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You Can’t Make Up Fairies and Angels… But They Can!

A cynical headline perhaps. But it’s true! If you talk about higher beings, other planes of existence, angels, spiritual helpers or discarnate entities, you are considered a cook. That’s all garbage they say; woo-woo nonsense; you need to get a grip on reality.


What’s this reality they are talking about then? It’s mostly made up (invented). First, the dark matter: 0ver 90% of the universe they call “reality” simply isn’t there.

“Oh it’s there alright, we just haven’t found it yet,” they say. Oh yeah? Like medieval demons and dragons, I suppose. Dragons and demons and succubi and unicorns were definitely “real” but nobody has ever seen them in life. Ha ha!

But it’s not just that old controversy. Today’s scientists just go on endlessly making up stuff they need to validate their crackpot theories. They just magic it into existence. Today they are beyond particles. Particle theory has run out of ideas. But no problem: we’ll just make up some non-particles. These are called quasi-particles. Sounds technical, doesn’t it. But quasi just means fake. These particles don’t exist in any normal sense. In fact some would say they only exist in the mind of crazed “born-again scientists”. They are a matter of religious faith.

Take phonons. This un-particle was postulated in 1932 by the Soviet physicist Igor Tamm. But “Phonons are not actually real,” says Jon Goff, a physicist at Royal Holloway, University of London. “They are just a way of simplifying a very complicated problem.”

Can you believe this stuff? (New Scientist 10 Sept 2016, p. 33-35) Like incubi and succubi were just a way of simplifying a very complicated problem centuries ago, I suppose!

Since Tamm’s work, scientists have discovered a whole “zoo” of such beasts, roaming the interior of solid materials (same New Scientist article). We have magnons, trions and excitons! Well, of course what I’m saying is we DON’T have these. They don’t exist, except as smoke and mirrors science. It’s non-material “stuff” which is a complete oxymoron.

Weirdest of all might be William Shockley’s discovery of “holes” in reality. They are complete nothings but exist as a something-nothing and can interact with something. These are not just holes apparently but holes which act like particles. I can think only of Billy Connolly’s “frozen farts”. You throw them on the fire, where they melt and go “Phhhwwt”!

Compared to this manipulative scientific baloney, I think New Age postulations of life after death, discarnate beings and other planes of existence would be fairly moderate. After all, we in SupernoeticsÒ are making the point that many strange experiences via consciousness are non-material. We don’t have to fake it.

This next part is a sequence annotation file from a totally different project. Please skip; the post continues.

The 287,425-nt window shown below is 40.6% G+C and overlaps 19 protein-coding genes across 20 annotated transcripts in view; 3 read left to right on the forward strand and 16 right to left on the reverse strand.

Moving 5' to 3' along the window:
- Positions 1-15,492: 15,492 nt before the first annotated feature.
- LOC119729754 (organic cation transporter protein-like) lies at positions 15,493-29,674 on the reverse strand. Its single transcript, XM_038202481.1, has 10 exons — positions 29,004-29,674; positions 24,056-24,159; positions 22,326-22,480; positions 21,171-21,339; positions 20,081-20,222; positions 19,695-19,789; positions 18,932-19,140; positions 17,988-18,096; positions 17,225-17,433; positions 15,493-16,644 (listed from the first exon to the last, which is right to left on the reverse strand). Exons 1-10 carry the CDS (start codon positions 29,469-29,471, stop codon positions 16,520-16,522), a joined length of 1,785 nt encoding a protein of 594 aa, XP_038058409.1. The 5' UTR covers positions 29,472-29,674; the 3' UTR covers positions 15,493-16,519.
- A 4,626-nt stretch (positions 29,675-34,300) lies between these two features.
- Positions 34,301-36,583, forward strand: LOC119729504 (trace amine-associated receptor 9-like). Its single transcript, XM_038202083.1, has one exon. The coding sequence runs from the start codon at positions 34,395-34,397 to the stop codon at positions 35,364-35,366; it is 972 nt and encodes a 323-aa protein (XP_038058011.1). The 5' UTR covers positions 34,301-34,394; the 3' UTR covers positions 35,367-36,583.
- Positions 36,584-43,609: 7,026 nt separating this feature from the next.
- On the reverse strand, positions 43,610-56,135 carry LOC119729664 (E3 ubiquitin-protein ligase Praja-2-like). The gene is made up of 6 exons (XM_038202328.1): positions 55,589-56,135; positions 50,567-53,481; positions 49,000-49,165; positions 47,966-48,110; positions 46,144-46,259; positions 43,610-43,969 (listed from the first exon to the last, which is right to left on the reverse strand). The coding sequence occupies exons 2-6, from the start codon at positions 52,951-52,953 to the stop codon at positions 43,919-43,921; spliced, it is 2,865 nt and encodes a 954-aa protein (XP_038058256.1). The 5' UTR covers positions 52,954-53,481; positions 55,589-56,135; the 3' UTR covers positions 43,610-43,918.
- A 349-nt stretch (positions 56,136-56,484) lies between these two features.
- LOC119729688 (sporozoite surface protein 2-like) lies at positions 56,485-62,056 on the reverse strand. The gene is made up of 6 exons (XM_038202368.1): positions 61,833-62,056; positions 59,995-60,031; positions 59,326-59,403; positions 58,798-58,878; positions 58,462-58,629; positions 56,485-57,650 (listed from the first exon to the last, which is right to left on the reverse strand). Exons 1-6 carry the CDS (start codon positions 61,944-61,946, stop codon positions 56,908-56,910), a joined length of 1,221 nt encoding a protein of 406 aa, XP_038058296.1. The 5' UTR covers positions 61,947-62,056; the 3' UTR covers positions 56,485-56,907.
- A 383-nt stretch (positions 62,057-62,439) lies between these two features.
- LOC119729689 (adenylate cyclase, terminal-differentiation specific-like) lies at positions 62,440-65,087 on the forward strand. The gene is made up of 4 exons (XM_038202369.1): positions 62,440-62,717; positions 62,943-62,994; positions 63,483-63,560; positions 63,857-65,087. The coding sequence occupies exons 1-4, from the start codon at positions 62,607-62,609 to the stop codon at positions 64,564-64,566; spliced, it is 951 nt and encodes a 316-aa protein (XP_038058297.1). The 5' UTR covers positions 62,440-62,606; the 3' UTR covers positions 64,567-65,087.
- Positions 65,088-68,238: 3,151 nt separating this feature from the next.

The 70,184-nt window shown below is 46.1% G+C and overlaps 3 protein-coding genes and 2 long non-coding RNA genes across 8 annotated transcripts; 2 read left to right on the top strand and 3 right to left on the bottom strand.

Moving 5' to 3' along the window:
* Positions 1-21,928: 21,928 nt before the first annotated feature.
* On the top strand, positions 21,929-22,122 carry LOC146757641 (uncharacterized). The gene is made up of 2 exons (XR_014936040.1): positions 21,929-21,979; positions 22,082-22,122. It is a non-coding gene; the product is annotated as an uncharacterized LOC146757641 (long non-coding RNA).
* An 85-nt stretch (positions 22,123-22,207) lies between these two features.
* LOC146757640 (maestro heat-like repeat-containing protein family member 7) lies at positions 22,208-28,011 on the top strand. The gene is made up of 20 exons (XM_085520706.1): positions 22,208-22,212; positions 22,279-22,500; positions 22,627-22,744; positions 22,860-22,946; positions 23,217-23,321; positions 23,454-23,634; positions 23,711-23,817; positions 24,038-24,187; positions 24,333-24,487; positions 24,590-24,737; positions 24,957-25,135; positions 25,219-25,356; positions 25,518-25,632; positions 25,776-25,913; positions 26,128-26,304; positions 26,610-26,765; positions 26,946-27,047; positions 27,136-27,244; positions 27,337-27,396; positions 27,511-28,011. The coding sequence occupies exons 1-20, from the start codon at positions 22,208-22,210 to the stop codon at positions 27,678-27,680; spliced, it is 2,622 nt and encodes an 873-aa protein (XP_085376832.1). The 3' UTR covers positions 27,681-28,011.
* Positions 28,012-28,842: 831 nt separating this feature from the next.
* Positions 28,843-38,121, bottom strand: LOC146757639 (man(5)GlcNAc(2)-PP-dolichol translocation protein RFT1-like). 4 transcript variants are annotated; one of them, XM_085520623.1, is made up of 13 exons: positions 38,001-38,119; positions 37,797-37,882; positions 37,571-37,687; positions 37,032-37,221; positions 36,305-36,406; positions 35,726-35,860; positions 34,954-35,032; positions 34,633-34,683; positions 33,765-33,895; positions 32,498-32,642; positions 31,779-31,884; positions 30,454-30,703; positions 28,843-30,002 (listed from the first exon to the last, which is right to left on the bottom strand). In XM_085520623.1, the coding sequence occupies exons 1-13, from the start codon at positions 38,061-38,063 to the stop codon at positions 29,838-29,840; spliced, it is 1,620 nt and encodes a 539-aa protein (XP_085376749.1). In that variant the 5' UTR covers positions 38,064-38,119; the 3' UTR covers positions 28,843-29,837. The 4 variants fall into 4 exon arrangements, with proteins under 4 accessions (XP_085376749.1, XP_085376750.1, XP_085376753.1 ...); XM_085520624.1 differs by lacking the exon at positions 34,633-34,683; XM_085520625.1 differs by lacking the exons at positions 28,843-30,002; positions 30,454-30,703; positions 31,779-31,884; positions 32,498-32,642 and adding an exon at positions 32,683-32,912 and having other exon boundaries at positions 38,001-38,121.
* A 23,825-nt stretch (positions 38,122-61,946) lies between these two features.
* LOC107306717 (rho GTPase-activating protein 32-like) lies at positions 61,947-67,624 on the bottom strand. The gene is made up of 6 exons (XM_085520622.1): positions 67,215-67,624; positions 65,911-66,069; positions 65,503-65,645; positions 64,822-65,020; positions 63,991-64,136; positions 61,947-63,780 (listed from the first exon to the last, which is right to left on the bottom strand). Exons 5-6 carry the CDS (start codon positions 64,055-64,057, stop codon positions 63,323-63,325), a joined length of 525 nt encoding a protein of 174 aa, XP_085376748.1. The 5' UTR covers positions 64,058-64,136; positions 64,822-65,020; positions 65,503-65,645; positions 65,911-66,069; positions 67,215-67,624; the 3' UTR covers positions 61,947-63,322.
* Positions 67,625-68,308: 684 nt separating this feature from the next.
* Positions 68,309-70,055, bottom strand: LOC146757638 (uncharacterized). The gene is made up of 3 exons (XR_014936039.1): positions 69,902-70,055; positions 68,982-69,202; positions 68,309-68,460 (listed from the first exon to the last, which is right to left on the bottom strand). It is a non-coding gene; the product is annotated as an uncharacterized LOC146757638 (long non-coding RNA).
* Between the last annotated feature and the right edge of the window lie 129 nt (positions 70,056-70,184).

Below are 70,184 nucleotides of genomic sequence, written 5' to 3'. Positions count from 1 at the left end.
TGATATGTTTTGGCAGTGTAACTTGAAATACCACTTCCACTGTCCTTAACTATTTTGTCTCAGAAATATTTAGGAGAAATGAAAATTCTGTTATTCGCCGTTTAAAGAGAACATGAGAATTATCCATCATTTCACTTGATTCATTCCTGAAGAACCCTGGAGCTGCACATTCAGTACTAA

It’s a dream or a wraith in consciousness. But that doesn’t mean there is nothing there. Thoughts are things. So if you see an image of a beautiful angel, uplifting the soul of your Mum and taking her off to a new world, who is to say that that radiant being did not exist?

Scientists would say it’s just a delusion; a phantom or hallucination. Maybe. But in what sense is a particle which isn’t there being treated as physical reality any different? I want to know… really!

Mystery, Imagination and Creativity

Now it gets really interesting when we push just a few layers beyond this pseudo-scientific malarkey. I propose to you that all of creation is simply a product of consciousness. If that’s true, everything gets easy from there on out. It’s a position called “empiricism”, meaning we can never find an “objective” reality. It will always be a perceived reality. No matter what devices we use to look at reality, in the end, it’s consciousness interpreting this sensory input.

There are several consequences of recognizing this is an “observer world”:

First (speaking scientifically), you can have your imaginary particles and hypothetical constructs of reality. It all comes from creative thought anyway, like a dream, so dream some more. But this is not in conflict with the true world of Being. It’s only in conflict with the crazed notion that all of reality is solid stuff, only matter, doing things (energy), in a time and space which is inviolate and we cannot touch.